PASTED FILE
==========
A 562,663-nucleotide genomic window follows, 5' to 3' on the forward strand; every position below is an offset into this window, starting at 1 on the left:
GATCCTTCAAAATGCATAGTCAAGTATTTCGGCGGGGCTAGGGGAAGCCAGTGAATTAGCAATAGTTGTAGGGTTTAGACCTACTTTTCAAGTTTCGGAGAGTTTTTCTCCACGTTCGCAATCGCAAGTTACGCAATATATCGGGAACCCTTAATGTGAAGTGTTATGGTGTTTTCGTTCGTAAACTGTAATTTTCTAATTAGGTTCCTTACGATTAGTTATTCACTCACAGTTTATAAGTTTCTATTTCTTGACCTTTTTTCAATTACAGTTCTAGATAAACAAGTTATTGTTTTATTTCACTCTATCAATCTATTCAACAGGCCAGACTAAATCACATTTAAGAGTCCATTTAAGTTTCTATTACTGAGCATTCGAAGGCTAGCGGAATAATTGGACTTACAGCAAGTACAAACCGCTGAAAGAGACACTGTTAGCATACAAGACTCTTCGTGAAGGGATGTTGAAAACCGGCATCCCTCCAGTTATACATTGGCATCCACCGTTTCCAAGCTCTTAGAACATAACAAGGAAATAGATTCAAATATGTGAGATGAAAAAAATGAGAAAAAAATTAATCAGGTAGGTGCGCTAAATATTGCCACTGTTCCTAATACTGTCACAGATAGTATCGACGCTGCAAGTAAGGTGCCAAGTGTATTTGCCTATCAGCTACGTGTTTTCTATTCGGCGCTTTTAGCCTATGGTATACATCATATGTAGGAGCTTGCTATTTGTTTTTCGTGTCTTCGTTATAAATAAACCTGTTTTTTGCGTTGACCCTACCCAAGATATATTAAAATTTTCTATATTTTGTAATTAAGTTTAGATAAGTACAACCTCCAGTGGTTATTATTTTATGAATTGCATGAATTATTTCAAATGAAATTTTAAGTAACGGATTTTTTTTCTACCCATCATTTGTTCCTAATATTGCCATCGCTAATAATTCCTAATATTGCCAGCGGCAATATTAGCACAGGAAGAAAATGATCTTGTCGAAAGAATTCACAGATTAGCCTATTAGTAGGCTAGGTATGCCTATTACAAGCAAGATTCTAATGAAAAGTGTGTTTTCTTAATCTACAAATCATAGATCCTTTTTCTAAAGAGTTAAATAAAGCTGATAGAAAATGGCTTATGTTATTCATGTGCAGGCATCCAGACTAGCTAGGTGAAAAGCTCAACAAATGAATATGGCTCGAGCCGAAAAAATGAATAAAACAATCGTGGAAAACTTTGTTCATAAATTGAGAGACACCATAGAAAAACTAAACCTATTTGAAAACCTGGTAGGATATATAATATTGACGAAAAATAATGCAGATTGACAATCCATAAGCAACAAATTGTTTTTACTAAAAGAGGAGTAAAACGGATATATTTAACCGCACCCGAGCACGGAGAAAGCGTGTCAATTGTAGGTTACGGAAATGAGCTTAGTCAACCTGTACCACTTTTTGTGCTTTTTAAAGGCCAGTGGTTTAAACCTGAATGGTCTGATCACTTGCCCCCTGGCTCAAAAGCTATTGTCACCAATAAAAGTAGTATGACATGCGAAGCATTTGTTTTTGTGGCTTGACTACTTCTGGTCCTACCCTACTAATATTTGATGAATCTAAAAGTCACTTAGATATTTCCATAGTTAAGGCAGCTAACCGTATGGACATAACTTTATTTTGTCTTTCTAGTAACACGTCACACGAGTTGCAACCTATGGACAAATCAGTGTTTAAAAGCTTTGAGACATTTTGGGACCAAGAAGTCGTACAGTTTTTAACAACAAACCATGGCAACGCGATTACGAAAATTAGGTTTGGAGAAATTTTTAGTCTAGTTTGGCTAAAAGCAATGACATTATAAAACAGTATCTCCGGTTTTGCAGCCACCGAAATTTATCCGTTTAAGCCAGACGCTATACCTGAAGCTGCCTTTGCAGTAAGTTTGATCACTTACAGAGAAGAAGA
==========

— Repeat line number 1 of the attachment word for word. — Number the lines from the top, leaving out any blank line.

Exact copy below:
A 562,663-nucleotide genomic window follows, 5' to 3' on the forward strand; every position below is an offset into this window, starting at 1 on the left: